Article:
When insulin is released, the body goes into storage mode. Glucose from the blood is being stored in your fat cells, your liver cells, and your muscle cells. This is precisely the opposite of what you want to happen in your fat cells while you are exercising. Ideally our fat cells will release their stored energy into the blood stream as fatty acids and glycerol. The fat cells  would shrink in size, causing us to shrink in size as well.

In an article published last month, German researchers tested this hypothesis. They looked at the effect of exercise during a fasting state and 30 minutes after a carbohydrate-rich or protein-rich meal. During each scenario, the researchers measured the blood glycerol and insulin levels in each subject. As illustrated in the figure below, when the subjects ate bread 30 minutes before exercising, their insulin spiked, inhibiting the fat cells from being broken down and used as energy (the line with solid squares). When they ate pork 30 minutes in advance (line with empty triangles), there was also an insulin spike, but a much smaller one.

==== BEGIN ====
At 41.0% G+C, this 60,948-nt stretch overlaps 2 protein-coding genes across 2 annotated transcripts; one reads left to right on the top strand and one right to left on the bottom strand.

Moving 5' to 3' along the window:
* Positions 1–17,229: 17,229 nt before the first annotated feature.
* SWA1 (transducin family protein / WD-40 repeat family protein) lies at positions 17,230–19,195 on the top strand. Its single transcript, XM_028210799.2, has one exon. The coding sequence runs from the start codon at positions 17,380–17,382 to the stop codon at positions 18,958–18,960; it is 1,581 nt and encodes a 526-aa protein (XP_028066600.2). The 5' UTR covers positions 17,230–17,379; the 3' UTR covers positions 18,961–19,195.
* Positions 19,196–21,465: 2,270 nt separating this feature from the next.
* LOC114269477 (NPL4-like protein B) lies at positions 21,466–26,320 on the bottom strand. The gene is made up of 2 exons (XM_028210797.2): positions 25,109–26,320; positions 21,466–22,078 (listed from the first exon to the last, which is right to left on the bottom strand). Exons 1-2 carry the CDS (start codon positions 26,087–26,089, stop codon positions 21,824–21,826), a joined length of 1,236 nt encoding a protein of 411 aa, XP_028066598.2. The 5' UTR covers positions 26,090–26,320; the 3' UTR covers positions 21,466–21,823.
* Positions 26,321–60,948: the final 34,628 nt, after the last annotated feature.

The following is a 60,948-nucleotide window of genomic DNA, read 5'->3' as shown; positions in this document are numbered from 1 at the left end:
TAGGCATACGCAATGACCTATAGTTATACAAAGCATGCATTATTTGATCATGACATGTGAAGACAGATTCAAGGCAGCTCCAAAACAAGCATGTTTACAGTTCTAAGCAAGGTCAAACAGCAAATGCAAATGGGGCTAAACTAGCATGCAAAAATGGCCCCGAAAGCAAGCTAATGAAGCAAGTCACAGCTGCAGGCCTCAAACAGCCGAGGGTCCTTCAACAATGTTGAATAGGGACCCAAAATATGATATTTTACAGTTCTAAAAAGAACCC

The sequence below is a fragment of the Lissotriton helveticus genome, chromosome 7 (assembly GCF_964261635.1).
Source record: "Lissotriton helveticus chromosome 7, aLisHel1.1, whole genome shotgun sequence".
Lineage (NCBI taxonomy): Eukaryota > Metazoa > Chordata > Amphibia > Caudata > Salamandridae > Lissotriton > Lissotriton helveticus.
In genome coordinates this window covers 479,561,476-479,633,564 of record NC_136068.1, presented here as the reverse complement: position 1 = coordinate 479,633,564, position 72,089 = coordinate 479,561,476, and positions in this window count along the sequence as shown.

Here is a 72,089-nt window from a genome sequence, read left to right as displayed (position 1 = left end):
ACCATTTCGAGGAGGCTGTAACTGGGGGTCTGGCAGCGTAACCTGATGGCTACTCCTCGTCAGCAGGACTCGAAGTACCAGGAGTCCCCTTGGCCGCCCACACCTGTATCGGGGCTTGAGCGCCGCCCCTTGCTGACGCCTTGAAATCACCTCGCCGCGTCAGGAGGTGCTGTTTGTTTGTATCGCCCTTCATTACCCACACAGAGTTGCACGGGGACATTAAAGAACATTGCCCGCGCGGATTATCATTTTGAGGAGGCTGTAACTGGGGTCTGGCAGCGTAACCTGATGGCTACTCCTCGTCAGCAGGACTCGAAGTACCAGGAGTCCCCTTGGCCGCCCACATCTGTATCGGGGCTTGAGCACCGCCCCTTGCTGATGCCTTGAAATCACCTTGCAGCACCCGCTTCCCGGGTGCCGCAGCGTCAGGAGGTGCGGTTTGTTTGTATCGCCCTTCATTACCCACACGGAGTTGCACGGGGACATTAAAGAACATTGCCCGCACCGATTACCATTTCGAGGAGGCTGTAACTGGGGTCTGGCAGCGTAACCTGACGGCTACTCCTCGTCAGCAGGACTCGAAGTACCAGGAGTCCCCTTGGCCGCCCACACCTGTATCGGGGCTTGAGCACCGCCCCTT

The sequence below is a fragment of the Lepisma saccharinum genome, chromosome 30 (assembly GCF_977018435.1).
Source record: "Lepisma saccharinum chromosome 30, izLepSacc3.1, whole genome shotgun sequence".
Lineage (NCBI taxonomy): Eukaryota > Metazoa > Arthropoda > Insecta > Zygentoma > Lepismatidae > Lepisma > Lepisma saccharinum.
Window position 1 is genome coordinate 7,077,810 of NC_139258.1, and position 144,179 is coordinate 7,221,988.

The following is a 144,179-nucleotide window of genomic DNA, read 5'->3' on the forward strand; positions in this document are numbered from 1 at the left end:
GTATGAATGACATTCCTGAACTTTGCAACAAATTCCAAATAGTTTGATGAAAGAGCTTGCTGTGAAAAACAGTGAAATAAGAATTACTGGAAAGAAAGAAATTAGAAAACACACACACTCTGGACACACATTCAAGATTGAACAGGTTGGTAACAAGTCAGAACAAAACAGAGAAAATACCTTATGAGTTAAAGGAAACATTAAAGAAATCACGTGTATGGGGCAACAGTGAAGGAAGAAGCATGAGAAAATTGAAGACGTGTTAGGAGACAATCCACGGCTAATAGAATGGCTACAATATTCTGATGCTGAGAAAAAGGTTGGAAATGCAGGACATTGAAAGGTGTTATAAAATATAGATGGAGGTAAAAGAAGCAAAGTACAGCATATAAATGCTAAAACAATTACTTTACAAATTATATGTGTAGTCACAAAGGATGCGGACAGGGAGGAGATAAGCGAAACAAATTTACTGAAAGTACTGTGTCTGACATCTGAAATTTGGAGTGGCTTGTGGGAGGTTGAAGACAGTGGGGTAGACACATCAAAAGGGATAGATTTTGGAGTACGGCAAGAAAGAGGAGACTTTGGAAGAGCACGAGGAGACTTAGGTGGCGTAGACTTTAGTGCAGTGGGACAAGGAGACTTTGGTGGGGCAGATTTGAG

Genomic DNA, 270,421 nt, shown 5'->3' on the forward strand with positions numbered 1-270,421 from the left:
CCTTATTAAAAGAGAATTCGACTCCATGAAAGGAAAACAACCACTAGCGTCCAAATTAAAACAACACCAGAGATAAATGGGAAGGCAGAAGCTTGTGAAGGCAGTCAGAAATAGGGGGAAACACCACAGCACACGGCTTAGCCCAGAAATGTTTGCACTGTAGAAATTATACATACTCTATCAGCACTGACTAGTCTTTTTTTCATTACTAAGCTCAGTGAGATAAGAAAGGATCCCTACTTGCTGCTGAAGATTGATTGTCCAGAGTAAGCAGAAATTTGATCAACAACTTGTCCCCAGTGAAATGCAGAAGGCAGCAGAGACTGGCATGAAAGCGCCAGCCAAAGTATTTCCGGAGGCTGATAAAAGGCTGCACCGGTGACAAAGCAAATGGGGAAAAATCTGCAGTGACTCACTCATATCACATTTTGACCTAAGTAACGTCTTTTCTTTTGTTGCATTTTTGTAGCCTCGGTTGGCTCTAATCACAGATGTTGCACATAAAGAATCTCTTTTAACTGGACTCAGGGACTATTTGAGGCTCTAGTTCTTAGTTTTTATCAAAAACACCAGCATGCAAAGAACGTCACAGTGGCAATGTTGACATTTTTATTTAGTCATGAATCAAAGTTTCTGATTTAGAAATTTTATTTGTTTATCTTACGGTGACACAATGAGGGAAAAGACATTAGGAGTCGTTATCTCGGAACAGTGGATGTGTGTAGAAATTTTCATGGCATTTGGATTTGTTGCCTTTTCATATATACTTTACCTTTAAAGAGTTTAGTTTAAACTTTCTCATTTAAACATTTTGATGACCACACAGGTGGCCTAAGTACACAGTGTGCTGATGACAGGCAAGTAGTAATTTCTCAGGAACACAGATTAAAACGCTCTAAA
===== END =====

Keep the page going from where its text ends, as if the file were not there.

The researchers explained the results saying fat cells being broken down during exercise is “virtually abolished by a small carbohydrate-rich meal when ingested shortly before exercise.” In summary, to burn the most fat during moderate intensity exercise, try not to eat anything a few hours before you head to the gym, but if you do eat, stay away from those Cheetos!